What’s it about?
Harriet Westaway is struggling to make ends meet, eking out an existence as a fortune teller on Brighton pier. So when she receives a letter telling her that her Cornish grandmother has died, she senses a way out of her troubles.
There’s just one problem: her grandmother died twenty years ago. However, her problems are of significant enough magnitude for her to go along with it, in the hopes that she’ll inherit something to tide her over.
But there are consequences to this decision, and soon Harriet becomes embroiled in events that could cost her everything, even her life.
I picked this up on the train to Copenhagen airport, and I put it down roughly 5 hours later at home in York. It’s been a long time since I found a book that was truly unputdownable, but this is one.
I was a little wary of approaching it; I wasn’t a fan of the other Ruth Ware novel I’ve read, The Woman in Cabin 10. I previously said I’d read more of Ware’s books, but I hoped she’d think the plot through a bit more. With this one, I reckon she has. Her style remains very readable, but there’s a bit more thought in how events play out.
It also helps that she appears a bit more familiar with the locations she’s writing about, unlike in her previous novel*. Happily, the locations in this new novel seem more researched. Having said that, I’ve never been to Brighton or Cornwall, so I’ve got no real frame of reference, but it would seem daft to make similar factual errors in different novels.
In terms of the plot, I enjoyed it. The fortune telling was new to me, and it was a nice change to have a protagonist who doesn’t work in marketing or journalism. I found the character of Harriet (Hal) to be sympathetic and believable, and I empathised with her new family struggles. I didn’t guess the twist (fully), and it reminded me a little of Agatha Christie in how she neatly dropped clues in and let them develop. Actually, I said The Woman in Cabin 10 reminded me of Murder on the Orient Express, so maybe that’s Ware’s style. There were also echoes of Rebecca in the crumbling Cornish mansion and the motley family crew.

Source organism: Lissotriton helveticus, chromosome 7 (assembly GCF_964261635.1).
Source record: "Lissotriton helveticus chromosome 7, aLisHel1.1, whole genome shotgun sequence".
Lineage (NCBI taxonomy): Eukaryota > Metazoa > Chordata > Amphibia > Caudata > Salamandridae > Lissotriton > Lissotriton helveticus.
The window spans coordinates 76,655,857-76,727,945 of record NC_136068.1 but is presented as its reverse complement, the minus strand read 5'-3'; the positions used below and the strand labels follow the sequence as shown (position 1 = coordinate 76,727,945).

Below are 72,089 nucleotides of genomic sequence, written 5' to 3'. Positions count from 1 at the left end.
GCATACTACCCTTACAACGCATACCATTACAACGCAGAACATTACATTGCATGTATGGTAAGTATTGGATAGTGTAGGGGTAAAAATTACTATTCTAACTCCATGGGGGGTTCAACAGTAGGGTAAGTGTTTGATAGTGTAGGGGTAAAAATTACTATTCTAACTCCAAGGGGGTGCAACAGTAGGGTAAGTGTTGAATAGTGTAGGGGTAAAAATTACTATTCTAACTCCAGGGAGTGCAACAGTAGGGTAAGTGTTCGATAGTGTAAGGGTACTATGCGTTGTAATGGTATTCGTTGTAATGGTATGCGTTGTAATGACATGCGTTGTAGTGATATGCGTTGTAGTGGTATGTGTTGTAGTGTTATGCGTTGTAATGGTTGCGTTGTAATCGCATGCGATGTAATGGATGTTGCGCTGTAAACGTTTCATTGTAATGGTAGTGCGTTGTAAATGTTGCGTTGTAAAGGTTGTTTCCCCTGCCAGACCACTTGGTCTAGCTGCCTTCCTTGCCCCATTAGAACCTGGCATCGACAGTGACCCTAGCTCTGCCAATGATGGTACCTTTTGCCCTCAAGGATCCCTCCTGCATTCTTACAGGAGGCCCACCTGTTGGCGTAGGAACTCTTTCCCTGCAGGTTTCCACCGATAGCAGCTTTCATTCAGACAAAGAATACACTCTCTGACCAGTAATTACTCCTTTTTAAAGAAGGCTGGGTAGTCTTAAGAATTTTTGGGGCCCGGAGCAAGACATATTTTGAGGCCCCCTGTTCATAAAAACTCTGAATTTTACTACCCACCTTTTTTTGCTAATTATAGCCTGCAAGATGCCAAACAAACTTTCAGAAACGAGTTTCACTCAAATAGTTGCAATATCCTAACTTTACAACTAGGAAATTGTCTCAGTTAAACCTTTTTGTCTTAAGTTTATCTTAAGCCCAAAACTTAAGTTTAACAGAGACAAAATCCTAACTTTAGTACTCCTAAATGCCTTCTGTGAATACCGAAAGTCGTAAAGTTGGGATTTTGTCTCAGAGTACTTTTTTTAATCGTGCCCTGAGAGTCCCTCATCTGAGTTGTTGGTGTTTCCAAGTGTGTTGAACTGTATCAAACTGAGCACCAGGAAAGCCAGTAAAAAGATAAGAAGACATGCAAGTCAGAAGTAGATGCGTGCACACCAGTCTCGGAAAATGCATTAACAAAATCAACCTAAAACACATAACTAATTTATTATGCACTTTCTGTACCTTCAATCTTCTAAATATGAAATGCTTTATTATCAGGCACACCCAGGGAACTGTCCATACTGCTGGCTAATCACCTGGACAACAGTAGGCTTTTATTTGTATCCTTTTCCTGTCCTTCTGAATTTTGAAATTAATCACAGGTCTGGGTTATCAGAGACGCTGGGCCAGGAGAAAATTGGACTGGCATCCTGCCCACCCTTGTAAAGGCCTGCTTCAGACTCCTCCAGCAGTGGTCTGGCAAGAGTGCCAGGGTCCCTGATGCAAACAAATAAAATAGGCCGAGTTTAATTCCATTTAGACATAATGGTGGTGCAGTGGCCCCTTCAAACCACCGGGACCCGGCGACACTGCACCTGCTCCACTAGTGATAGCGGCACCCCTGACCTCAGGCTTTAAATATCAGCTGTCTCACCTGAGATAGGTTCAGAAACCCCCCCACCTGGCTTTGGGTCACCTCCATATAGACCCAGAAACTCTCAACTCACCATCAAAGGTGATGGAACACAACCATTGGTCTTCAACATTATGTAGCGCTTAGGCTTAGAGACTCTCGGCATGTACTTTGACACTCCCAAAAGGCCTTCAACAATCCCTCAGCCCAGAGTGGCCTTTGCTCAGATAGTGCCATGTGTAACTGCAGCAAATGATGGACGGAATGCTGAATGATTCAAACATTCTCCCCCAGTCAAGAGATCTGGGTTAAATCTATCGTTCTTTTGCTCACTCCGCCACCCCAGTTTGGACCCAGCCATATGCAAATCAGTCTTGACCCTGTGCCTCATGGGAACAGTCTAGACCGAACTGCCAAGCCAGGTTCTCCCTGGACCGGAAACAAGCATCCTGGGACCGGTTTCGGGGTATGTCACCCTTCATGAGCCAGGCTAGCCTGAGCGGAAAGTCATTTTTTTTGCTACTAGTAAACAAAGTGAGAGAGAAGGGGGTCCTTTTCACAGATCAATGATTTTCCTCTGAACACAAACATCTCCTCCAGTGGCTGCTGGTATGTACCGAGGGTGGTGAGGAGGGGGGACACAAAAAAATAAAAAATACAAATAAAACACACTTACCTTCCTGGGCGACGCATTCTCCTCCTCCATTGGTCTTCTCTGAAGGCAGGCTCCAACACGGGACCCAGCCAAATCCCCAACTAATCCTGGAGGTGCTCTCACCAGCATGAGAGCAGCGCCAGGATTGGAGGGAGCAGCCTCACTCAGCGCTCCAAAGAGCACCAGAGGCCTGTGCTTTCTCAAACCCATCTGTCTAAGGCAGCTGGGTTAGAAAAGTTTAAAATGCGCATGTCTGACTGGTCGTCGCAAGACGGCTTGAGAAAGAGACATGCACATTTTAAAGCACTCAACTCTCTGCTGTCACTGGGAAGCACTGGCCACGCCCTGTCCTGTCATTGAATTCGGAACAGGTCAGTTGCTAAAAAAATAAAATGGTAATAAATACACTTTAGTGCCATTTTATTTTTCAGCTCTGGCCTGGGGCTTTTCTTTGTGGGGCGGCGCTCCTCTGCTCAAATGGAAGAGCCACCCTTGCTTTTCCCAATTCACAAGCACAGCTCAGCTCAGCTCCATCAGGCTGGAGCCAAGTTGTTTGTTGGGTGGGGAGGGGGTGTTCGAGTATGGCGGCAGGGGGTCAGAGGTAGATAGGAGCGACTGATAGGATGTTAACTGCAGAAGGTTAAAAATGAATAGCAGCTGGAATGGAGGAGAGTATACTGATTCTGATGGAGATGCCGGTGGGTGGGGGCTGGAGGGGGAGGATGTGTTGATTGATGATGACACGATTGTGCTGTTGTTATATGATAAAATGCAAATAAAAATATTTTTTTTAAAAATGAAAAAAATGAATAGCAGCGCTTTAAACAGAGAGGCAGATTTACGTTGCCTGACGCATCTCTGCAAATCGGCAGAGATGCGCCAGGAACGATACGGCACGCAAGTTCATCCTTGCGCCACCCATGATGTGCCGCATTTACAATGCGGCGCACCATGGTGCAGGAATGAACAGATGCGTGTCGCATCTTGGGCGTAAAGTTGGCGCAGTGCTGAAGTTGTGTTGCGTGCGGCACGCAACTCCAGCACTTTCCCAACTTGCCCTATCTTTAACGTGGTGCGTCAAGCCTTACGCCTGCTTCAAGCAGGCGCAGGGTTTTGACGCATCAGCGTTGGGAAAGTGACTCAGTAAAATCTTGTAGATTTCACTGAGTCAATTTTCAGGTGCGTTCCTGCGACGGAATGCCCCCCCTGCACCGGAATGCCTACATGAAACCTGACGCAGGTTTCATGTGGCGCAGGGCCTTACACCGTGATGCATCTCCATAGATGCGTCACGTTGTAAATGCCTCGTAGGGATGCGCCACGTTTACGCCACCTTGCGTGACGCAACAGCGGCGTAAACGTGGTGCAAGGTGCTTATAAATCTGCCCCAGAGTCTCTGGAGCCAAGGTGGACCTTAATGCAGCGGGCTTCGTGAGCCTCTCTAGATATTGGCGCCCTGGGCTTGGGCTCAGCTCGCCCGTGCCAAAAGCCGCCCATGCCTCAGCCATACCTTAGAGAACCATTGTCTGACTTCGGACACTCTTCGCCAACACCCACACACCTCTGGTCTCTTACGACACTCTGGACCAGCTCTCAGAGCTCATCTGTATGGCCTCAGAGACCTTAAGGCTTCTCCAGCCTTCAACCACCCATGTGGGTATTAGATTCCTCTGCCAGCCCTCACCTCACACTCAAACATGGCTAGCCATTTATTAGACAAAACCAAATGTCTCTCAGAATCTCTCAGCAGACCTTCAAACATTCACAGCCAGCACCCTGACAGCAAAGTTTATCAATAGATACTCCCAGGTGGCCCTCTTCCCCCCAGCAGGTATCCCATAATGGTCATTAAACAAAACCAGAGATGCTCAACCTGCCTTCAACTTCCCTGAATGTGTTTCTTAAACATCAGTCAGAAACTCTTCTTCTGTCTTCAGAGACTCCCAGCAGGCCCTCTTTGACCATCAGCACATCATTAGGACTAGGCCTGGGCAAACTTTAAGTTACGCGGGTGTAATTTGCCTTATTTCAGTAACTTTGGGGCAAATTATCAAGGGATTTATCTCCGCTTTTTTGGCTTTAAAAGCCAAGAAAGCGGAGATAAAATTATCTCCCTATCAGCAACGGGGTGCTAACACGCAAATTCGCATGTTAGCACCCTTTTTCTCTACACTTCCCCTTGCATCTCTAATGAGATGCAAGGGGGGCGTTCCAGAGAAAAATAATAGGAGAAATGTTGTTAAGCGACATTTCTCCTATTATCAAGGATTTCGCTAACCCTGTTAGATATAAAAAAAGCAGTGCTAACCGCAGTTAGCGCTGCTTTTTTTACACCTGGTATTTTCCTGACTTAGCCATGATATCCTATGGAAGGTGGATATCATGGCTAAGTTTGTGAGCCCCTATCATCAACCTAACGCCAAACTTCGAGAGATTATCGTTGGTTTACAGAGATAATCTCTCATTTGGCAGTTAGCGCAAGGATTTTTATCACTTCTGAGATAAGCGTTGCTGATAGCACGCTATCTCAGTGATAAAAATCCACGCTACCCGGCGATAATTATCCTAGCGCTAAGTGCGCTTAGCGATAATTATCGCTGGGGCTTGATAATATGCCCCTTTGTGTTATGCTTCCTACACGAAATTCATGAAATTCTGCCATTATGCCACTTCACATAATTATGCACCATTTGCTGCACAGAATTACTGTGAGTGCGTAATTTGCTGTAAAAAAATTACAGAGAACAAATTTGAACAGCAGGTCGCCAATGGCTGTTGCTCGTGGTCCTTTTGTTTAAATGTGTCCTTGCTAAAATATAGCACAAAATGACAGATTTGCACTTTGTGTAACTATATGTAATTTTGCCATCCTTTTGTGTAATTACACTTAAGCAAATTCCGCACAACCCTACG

With regards to the other characters, I liked how distinct they were, and how they had their own stories. Often I find that second tier characters in crime novels are just there to provide padding, but these had their own events unfolding too. However, I did find the housekeeper character, Mrs Warren, a little too reminiscent of Mrs Danvers for comfort. Perhaps Mrs Danvers is so synonymous with unfriendly housekeepers that any version less than matronly is derivative, but more distinction would have worked.
Would I recommend it?
Yes, for sure. If you’re after a readable modern crime novel with echoes of Christie and du Maurier, this is for you.
The Death of Mrs Westaway by Ruth Ware is published by Penguin priced £12.99. The paperback is out January 2019.
I received an advance copy to review thanks to NetGalley.
*In WiC10, the ferry leaves from Hull dock, and she gets the train there. Now, if you’ve ever been to Hull, you’ll know that firstly, the station is nowhere near the ferry terminal, and secondly, to walk across that dock is to take your life into your hands. You just wouldn’t do it.